We ran up from the Mamaroneck train station after work to catch happy hour at new Spice Kitchen, the second location of a Pennsylvania-based Indian restaurant—but darn, we just missed it. Our minds still screamed happy hour, so we settled in with an Oregon Pinot Noir and ordered some of the same appetizers anyway: tangy eggplant and tandoori chicken wings. A sizzling mixed grill platter landed on the table next to us; geometric light panels on the wall changed from pink to blue. When our eggplant arrived, we knew this wasn’t your run-of-the-mill curry joint: a hollowed-out half-head of iceberg lettuce was piled high nachos-style with tasty crisped rounds of fried eggplant, held together with yogurt sauce and tamarind chutney (if this isn’t Indian happy hour, I don’t know what is). The tandoori wings were juicy, charred, and unabashedly spicy (the accompanying “special dip” turned out to be the same mint and tamarind sauces we’d received with our papadum). Scallops tikki, not on the happy hour menu, are akin to crab cakes; cheese and spinach naan (chosen over a coconut naan special) revealed prowess with the breads.
Starting with papadum (thin, crispy Indian cracker) and a mint virgin Mojito and mango lassi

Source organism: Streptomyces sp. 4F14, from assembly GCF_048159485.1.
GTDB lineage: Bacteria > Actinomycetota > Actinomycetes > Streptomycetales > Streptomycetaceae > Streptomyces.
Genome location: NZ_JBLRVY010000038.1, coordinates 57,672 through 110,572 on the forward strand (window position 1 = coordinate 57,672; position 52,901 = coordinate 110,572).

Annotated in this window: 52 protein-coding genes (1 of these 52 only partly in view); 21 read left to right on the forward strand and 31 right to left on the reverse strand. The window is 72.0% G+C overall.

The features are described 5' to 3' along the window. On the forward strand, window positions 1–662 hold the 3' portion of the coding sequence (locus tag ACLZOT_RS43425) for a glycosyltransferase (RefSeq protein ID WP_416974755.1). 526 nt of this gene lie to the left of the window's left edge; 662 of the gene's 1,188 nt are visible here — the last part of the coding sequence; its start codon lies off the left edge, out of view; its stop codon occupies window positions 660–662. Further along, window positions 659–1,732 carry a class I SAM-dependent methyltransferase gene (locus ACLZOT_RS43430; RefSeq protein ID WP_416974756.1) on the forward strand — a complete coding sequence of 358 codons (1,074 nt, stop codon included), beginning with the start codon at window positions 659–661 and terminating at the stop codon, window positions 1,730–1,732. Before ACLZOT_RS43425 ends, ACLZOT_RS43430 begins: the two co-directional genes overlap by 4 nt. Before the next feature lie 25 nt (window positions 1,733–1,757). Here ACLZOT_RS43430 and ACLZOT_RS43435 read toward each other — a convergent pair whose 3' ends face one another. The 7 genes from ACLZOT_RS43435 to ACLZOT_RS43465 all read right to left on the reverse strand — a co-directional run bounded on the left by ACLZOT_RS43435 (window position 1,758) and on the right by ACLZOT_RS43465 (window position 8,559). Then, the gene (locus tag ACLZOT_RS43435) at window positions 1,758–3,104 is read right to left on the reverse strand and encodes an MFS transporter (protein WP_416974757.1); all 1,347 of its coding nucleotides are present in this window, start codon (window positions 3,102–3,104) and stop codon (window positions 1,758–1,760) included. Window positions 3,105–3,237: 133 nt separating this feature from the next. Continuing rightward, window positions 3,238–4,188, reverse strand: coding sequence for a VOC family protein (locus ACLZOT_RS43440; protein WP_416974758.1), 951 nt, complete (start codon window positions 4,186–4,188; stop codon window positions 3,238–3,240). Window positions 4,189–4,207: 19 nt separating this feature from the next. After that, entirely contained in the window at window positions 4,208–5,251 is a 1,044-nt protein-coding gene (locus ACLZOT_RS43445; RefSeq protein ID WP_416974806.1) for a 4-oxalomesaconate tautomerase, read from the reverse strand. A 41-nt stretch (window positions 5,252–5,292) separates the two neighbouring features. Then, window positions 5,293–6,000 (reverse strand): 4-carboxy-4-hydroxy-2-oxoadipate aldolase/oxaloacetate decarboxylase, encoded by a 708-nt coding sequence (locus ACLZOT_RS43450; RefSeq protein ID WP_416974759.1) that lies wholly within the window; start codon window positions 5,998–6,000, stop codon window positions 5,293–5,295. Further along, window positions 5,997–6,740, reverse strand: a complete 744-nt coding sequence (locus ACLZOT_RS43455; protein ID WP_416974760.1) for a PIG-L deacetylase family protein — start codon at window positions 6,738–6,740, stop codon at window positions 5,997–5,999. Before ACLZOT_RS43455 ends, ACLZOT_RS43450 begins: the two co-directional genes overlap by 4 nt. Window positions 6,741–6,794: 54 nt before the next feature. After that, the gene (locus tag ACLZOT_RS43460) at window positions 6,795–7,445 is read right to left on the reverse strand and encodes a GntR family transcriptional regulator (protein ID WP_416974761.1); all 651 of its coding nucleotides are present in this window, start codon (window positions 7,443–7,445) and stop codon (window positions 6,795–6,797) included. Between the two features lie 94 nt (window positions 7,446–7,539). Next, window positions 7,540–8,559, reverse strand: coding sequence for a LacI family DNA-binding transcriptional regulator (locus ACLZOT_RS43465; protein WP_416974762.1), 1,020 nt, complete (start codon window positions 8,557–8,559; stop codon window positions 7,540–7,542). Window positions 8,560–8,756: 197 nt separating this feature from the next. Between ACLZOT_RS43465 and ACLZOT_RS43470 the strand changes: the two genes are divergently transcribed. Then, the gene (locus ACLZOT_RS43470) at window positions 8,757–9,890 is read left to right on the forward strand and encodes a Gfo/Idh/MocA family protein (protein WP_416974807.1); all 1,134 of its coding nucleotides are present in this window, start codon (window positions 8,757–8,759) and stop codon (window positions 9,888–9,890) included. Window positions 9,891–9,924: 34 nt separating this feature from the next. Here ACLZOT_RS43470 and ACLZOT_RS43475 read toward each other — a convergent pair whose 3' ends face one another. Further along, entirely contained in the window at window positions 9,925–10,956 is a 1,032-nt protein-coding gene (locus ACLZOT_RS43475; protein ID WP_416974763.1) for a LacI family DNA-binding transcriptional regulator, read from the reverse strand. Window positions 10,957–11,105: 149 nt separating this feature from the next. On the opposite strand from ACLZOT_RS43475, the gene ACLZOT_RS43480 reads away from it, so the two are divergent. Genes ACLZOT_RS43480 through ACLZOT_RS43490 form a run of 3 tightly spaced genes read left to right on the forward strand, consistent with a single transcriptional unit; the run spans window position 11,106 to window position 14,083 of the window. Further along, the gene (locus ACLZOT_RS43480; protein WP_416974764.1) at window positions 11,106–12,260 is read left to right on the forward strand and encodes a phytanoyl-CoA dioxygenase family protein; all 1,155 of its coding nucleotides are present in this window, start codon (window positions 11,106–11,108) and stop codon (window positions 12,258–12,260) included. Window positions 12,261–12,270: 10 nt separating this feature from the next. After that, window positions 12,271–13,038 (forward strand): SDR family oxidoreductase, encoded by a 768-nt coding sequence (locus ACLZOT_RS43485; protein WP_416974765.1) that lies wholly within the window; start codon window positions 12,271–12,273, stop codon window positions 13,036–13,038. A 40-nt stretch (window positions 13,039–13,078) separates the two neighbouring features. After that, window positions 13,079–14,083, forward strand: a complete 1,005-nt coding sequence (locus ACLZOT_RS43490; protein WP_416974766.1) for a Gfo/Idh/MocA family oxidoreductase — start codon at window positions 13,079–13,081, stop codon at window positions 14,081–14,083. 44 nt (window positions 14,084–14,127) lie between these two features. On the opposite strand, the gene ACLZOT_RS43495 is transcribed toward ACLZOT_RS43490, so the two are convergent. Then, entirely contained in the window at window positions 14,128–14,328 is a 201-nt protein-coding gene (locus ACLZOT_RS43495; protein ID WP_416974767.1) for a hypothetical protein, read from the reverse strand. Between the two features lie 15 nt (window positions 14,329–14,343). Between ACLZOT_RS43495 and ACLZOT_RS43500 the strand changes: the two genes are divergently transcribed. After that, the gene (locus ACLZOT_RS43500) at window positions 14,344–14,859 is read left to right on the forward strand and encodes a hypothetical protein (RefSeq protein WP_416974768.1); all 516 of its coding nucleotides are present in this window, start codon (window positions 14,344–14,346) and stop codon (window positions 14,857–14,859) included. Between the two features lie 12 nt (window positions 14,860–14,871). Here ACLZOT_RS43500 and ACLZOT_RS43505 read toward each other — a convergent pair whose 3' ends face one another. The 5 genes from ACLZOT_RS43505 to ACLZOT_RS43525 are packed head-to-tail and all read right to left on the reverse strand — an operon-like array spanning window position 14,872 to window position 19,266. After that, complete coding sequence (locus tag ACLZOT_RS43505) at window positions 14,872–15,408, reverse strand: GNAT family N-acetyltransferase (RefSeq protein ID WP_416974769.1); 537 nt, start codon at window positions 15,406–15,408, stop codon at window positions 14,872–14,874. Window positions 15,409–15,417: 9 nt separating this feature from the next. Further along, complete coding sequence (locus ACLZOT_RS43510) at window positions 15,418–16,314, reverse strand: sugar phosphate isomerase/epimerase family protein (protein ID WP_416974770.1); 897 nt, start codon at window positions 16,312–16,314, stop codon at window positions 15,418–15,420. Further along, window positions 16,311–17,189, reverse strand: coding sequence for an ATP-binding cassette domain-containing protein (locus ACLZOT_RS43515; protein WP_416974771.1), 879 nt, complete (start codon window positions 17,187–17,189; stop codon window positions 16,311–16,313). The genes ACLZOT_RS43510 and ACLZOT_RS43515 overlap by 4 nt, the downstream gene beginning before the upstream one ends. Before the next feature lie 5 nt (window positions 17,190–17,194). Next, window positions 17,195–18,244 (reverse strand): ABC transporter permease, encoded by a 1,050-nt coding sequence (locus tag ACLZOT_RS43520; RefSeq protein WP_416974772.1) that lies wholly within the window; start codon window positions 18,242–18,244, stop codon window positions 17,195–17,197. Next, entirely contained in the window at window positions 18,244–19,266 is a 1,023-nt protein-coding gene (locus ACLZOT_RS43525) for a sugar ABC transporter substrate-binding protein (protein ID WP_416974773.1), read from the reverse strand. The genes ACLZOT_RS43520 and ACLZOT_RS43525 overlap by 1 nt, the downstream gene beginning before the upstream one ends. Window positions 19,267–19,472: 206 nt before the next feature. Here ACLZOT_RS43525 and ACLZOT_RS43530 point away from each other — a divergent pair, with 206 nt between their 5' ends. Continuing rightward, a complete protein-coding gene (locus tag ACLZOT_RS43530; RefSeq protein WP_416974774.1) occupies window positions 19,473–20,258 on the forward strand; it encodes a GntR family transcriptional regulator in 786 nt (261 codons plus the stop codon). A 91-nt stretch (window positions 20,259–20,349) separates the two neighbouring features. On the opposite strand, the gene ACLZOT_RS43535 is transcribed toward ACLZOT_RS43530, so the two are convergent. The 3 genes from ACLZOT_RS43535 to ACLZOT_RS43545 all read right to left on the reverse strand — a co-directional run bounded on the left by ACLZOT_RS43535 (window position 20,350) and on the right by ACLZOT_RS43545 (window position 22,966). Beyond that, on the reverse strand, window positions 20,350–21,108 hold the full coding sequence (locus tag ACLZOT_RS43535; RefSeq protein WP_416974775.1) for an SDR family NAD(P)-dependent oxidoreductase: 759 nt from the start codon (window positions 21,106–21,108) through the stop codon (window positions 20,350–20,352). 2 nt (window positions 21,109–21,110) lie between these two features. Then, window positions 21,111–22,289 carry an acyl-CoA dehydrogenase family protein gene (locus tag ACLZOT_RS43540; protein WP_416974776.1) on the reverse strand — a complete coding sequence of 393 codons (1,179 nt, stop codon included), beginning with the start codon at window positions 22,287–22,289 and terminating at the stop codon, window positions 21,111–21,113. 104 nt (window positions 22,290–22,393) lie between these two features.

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Tandoori paneer tikki—grilled house special Indian cheese (paneer) marinated with assorted spices
The menu is notable for its big pie chart: eight sauces with your choice of main ingredient, a veritable color wheel of vindaloo, korma, Madras (coconut and red chili), Kadhai (pepper and onion), for every taste and spice predilection, complementing a full menu of set dishes. Then our eyes landed on the condiment section: mango chutney, $3; Indian pickle, $3. Torn between our reluctance to pay for pickles and our desire for a complete dining experience, we contemplated the countless mangoes that sacrifice their natural lifespans to land on our plates, some of which inevitably go to waste (when, as at one Manhattan takeout joint, we must pay 50 cents for enough pickles to last a year). Could we sponsor a jar of pickles and keep it there for next time? The verdict: sour pickles.
Desserts include wonderful house-made orange kulfi—a frozen orange filled with dense, nutty Indian ice cream, cut into slices and served with whipped cream and chocolate sauce. Kids will enjoy the Chocolate Monkey, a thick shake with chocolate sauce, whipped cream, and a hint of root beer.
About that happy hour (not currently shown on their website)—it’s 5 to 7 pm Tuesday through Thursday, 4:30 to 6:30 pm on Friday: selected half-price appetizers (the eggplant and wings, vegetable or chicken samosa, and mutter pudina tikki—fried potato balls) and $5 for certain wines, beers, and 10 cocktails, such as the Side Car (normally $14), Cuba Libre, and Negroni.
The Manchurian—a signature Indo Chinese fusion of veggies and tofu in chili paste, soy sauce, onion, and ginger sauce
â€‹122-124 Mamaroneck Ave